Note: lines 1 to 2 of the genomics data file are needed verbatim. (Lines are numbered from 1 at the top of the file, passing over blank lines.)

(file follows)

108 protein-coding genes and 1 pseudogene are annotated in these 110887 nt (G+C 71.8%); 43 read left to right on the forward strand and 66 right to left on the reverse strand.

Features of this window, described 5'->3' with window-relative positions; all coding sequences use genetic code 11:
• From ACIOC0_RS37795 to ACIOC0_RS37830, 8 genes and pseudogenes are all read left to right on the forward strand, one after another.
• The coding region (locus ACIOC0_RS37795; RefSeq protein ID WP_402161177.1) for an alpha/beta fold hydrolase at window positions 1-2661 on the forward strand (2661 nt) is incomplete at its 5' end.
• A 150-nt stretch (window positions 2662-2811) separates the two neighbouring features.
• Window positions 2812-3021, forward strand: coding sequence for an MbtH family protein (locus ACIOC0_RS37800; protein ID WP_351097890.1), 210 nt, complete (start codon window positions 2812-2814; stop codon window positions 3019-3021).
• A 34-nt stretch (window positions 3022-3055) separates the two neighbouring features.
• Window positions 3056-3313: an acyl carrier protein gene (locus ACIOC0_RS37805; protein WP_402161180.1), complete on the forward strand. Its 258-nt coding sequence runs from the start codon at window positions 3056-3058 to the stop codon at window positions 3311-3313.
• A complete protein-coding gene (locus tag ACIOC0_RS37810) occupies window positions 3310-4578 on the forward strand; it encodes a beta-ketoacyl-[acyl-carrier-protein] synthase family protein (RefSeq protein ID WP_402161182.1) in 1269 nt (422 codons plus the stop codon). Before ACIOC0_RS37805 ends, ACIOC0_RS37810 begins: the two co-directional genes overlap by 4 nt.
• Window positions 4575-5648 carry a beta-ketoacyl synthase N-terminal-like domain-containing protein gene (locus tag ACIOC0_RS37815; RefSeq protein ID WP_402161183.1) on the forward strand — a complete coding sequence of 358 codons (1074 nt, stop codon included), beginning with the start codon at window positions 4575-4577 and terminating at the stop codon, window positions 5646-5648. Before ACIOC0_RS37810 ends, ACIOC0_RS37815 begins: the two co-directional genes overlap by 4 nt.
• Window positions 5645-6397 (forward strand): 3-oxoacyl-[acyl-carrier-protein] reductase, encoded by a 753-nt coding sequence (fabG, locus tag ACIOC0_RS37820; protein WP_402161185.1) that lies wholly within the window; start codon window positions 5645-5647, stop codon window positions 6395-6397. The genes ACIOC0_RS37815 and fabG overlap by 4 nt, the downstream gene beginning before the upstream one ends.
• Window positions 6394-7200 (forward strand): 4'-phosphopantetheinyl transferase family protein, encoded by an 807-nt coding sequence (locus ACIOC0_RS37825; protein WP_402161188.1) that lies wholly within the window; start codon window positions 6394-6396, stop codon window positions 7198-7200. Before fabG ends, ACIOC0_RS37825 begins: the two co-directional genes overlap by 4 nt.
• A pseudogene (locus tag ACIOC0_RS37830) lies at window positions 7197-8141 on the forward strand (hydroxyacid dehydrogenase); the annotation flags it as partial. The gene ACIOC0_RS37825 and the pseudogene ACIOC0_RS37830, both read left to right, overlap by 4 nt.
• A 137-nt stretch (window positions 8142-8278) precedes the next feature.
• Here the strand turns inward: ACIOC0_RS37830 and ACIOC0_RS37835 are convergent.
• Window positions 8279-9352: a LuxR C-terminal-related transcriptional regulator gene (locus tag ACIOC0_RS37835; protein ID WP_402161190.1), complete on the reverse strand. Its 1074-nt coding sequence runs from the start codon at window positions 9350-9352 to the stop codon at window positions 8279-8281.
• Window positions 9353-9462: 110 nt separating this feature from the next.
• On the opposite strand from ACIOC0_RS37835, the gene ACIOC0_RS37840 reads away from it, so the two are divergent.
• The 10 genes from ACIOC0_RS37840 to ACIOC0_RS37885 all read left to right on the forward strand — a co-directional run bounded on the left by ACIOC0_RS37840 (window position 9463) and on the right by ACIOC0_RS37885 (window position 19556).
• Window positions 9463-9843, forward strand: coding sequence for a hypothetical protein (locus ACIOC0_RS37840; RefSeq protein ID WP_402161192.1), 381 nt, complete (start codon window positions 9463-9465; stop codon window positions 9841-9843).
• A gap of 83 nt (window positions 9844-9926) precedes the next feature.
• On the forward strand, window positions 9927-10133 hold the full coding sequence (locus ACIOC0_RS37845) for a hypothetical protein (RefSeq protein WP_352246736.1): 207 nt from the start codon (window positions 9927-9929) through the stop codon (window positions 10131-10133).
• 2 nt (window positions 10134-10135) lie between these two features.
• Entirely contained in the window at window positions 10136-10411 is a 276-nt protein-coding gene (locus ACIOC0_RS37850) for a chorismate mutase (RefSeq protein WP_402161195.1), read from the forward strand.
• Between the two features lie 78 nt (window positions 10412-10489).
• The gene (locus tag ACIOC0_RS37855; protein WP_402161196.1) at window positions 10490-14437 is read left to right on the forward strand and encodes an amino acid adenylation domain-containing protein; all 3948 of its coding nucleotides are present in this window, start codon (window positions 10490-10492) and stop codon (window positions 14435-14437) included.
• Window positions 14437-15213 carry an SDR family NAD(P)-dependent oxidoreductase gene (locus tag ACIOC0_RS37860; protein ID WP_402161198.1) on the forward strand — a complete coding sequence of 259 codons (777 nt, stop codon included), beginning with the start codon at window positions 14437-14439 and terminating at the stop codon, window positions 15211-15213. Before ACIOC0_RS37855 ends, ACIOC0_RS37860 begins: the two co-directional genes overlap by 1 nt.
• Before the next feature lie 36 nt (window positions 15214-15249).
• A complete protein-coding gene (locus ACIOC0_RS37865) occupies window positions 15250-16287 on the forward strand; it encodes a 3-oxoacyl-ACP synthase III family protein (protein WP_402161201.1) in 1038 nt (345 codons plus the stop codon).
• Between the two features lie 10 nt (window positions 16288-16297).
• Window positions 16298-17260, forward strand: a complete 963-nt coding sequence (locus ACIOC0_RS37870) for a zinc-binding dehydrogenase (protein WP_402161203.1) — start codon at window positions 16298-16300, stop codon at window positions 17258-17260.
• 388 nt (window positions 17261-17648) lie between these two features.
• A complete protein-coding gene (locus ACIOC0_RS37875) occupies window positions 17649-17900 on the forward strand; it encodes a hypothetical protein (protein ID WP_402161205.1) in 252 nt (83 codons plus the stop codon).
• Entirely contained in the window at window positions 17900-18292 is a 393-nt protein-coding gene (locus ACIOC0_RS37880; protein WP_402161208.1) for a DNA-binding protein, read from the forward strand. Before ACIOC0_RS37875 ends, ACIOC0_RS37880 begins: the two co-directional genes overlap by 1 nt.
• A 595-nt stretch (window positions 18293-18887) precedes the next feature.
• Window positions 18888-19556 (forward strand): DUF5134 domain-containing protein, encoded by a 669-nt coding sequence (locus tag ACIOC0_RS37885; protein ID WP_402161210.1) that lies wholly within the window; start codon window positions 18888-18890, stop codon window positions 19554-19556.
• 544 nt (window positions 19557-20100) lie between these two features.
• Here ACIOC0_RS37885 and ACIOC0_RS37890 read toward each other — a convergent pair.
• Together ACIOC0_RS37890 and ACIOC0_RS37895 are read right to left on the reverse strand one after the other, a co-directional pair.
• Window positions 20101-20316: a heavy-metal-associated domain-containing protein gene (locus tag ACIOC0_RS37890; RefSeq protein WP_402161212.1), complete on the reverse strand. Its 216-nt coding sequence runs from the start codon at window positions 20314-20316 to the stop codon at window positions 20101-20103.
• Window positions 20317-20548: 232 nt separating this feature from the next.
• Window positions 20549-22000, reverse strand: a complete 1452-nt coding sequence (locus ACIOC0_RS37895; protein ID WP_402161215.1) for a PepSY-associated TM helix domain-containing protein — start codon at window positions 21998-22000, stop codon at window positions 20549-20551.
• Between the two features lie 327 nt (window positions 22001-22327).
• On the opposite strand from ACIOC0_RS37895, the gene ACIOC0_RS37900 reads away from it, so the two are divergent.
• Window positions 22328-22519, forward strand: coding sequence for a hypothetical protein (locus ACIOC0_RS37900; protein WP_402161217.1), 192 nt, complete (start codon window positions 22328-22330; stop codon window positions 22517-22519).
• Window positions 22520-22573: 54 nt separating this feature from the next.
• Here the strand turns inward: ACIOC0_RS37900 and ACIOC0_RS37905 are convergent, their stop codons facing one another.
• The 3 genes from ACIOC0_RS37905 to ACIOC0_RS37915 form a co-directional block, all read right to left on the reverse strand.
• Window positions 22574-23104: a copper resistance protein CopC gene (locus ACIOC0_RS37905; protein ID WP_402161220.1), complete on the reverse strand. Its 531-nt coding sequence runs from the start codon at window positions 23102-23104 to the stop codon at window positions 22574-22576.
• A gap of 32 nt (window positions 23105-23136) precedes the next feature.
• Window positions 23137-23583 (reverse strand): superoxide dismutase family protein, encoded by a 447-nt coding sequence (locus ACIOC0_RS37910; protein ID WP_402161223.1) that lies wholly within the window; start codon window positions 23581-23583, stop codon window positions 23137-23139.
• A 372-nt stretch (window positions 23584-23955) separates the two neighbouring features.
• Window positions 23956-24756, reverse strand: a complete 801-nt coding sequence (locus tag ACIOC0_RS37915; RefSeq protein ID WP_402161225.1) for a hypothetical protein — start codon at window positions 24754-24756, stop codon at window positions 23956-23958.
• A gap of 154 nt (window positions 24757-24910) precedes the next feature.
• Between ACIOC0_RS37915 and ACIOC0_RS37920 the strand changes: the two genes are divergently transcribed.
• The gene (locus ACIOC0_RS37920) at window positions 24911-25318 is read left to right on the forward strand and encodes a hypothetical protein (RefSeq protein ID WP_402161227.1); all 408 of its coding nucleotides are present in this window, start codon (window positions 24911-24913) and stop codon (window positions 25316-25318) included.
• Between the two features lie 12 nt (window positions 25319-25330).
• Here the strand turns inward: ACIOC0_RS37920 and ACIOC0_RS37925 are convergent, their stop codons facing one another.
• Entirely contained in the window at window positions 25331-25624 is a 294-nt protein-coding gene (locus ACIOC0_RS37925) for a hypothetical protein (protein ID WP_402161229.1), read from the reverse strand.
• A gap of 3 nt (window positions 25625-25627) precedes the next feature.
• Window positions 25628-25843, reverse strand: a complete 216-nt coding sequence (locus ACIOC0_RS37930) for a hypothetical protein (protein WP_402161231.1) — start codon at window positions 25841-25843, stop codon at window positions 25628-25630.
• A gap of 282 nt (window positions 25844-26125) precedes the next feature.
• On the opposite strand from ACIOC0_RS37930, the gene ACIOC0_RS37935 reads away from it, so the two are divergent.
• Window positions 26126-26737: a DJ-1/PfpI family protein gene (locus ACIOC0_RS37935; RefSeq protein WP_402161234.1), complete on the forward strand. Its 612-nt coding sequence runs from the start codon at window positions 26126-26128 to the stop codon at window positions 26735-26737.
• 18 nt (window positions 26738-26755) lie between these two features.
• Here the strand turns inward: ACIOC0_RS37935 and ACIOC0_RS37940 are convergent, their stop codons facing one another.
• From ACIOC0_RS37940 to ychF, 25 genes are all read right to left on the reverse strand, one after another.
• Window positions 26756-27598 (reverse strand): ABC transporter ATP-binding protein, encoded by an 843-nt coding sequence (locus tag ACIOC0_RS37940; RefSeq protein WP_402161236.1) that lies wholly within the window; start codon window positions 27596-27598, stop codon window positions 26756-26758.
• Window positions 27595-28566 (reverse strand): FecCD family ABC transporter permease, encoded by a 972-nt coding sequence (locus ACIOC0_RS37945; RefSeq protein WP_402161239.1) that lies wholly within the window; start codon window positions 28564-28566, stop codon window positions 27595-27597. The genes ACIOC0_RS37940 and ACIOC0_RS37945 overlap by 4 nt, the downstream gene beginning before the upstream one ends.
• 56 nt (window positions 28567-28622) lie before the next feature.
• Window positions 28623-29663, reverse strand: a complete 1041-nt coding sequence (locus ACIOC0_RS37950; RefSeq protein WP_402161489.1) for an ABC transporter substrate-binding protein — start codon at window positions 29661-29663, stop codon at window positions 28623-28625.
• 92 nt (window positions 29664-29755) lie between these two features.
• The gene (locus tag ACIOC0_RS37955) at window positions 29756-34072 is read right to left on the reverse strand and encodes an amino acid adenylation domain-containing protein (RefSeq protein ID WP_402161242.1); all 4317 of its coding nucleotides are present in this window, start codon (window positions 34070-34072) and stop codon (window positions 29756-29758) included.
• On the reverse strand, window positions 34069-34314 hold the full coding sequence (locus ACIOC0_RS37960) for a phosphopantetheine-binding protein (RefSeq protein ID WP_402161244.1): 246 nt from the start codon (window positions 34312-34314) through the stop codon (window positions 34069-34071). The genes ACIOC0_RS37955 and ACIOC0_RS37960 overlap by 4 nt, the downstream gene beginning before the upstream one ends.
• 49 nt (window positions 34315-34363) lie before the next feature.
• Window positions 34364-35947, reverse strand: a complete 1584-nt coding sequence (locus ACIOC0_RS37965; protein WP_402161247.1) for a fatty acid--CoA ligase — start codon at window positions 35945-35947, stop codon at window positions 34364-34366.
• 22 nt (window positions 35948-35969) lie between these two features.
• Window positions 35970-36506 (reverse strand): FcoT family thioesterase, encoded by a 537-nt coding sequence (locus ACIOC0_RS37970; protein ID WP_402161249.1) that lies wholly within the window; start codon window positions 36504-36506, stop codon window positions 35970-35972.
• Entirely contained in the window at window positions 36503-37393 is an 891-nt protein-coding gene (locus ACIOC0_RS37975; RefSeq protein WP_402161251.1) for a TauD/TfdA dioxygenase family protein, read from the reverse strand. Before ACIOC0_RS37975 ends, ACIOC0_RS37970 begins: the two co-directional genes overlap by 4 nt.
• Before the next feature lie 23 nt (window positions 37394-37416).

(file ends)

108 protein-coding genes and 1 pseudogene are annotated in these 110887 nt (G+C 71.8%); 43 read left to right on the forward strand and 66 right to left on the reverse strand.

Features of this window, described 5'->3' with window-relative positions; all coding sequences use genetic code 11: